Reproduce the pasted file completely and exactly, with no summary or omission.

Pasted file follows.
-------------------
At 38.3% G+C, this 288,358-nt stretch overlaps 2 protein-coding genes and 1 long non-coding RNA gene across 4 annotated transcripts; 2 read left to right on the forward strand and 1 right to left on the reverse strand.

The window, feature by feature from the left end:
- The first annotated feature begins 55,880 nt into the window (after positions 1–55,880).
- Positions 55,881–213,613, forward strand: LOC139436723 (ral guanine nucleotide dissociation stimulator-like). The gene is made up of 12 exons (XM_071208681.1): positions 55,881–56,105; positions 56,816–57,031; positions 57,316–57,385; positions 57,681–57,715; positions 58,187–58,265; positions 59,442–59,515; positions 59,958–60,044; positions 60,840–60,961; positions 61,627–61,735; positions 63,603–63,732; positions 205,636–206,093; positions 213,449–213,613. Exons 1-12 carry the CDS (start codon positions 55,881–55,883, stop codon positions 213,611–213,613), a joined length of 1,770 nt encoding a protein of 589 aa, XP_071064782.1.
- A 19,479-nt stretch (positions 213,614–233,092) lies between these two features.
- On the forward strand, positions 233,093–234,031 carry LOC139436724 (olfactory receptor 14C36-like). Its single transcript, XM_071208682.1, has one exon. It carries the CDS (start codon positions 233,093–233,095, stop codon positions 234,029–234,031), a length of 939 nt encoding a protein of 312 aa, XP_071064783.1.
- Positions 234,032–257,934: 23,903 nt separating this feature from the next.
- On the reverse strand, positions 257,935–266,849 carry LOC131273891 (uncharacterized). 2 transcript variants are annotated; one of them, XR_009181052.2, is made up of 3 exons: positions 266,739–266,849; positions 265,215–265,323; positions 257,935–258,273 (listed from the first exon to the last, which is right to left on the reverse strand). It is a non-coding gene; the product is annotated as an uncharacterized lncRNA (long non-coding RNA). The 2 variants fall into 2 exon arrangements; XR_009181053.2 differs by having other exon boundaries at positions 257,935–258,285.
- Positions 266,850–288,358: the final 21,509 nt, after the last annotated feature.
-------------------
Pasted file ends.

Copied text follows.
At 38.3% G+C, this 288,358-nt stretch overlaps 2 protein-coding genes and 1 long non-coding RNA gene across 4 annotated transcripts; 2 read left to right on the forward strand and 1 right to left on the reverse strand.

The window, feature by feature from the left end:
- The first annotated feature begins 55,880 nt into the window (after positions 1–55,880).
- Positions 55,881–213,613, forward strand: LOC139436723 (ral guanine nucleotide dissociation stimulator-like). The gene is made up of 12 exons (XM_071208681.1): positions 55,881–56,105; positions 56,816–57,031; positions 57,316–57,385; positions 57,681–57,715; positions 58,187–58,265; positions 59,442–59,515; positions 59,958–60,044; positions 60,840–60,961; positions 61,627–61,735; positions 63,603–63,732; positions 205,636–206,093; positions 213,449–213,613. Exons 1-12 carry the CDS (start codon positions 55,881–55,883, stop codon positions 213,611–213,613), a joined length of 1,770 nt encoding a protein of 589 aa, XP_071064782.1.
- A 19,479-nt stretch (positions 213,614–233,092) lies between these two features.
- On the forward strand, positions 233,093–234,031 carry LOC139436724 (olfactory receptor 14C36-like). Its single transcript, XM_071208682.1, has one exon. It carries the CDS (start codon positions 233,093–233,095, stop codon positions 234,029–234,031), a length of 939 nt encoding a protein of 312 aa, XP_071064783.1.
- Positions 234,032–257,934: 23,903 nt separating this feature from the next.
- On the reverse strand, positions 257,935–266,849 carry LOC131273891 (uncharacterized). 2 transcript variants are annotated; one of them, XR_009181052.2, is made up of 3 exons: positions 266,739–266,849; positions 265,215–265,323; positions 257,935–258,273 (listed from the first exon to the last, which is right to left on the reverse strand). It is a non-coding gene; the product is annotated as an uncharacterized lncRNA (long non-coding RNA). The 2 variants fall into 2 exon arrangements; XR_009181053.2 differs by having other exon boundaries at positions 257,935–258,285.
- Positions 266,850–288,358: the final 21,509 nt, after the last annotated feature.